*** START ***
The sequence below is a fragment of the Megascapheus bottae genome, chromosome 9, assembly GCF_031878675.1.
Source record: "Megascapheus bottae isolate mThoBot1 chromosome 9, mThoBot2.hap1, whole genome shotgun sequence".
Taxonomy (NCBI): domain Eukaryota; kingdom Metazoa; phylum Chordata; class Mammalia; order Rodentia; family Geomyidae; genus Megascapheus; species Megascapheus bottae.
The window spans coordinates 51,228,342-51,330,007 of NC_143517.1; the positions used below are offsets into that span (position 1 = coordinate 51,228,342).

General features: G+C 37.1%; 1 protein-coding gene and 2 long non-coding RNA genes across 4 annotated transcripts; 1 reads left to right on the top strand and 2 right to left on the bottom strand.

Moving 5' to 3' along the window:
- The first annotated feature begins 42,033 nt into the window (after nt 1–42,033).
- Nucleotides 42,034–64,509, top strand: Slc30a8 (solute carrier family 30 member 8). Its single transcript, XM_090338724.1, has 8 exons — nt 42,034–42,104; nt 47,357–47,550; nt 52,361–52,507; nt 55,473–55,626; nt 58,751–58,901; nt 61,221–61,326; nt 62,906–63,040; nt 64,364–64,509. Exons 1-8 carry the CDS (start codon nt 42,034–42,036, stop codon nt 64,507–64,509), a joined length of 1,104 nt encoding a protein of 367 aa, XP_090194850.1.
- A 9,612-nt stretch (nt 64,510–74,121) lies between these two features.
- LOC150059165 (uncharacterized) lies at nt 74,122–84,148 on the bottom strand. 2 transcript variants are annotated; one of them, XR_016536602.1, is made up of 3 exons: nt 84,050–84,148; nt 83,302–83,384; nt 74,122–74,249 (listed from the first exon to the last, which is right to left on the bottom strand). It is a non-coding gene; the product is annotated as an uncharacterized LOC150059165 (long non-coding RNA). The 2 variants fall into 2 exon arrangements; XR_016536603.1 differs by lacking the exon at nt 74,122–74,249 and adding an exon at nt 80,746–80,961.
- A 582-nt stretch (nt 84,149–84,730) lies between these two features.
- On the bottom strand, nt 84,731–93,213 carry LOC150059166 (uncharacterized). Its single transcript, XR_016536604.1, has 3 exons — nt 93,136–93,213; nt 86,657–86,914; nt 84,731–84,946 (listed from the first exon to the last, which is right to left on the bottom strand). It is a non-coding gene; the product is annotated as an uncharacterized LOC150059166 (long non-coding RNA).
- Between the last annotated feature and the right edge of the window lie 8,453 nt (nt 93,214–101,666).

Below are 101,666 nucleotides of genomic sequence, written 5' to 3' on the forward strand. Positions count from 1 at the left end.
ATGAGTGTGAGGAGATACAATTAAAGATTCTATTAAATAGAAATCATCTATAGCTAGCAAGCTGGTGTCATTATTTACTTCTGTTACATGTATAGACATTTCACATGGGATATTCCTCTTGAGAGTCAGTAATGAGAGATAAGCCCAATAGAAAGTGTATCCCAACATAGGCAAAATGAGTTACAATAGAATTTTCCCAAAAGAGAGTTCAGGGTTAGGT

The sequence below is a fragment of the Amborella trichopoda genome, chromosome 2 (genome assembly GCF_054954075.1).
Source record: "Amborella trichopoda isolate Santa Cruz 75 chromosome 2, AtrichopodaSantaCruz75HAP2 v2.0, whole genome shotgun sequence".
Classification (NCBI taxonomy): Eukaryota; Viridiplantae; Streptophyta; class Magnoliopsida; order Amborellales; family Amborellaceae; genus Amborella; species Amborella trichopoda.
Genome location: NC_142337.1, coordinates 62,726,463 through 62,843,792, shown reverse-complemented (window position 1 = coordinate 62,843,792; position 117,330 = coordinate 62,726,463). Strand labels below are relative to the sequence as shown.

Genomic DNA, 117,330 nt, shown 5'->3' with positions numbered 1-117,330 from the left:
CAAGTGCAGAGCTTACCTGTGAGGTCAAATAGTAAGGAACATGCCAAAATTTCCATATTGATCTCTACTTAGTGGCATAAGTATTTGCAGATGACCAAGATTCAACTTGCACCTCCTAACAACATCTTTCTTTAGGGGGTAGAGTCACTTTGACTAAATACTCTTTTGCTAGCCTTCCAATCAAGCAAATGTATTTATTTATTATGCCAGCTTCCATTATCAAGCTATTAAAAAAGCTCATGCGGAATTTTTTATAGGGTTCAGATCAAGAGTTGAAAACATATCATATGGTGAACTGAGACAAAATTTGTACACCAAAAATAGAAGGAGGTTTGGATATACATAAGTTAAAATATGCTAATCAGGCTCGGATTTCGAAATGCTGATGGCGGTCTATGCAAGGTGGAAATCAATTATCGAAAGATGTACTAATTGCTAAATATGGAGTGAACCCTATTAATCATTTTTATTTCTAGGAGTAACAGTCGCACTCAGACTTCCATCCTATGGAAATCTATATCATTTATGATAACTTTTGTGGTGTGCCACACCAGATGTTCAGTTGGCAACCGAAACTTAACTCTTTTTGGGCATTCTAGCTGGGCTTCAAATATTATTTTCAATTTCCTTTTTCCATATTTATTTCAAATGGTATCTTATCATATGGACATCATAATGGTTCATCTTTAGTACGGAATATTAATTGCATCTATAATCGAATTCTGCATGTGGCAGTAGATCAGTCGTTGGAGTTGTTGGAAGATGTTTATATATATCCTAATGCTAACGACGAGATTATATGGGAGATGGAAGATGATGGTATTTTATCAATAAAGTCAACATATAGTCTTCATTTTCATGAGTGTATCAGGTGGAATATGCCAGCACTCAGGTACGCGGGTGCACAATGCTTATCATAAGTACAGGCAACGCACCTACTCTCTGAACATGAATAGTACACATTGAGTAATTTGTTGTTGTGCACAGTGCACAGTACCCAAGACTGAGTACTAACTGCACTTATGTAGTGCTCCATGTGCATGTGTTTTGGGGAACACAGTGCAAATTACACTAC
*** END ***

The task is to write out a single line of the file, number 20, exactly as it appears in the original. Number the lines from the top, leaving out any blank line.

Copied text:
Genomic DNA, 117,330 nt, shown 5'->3' with positions numbered 1-117,330 from the left: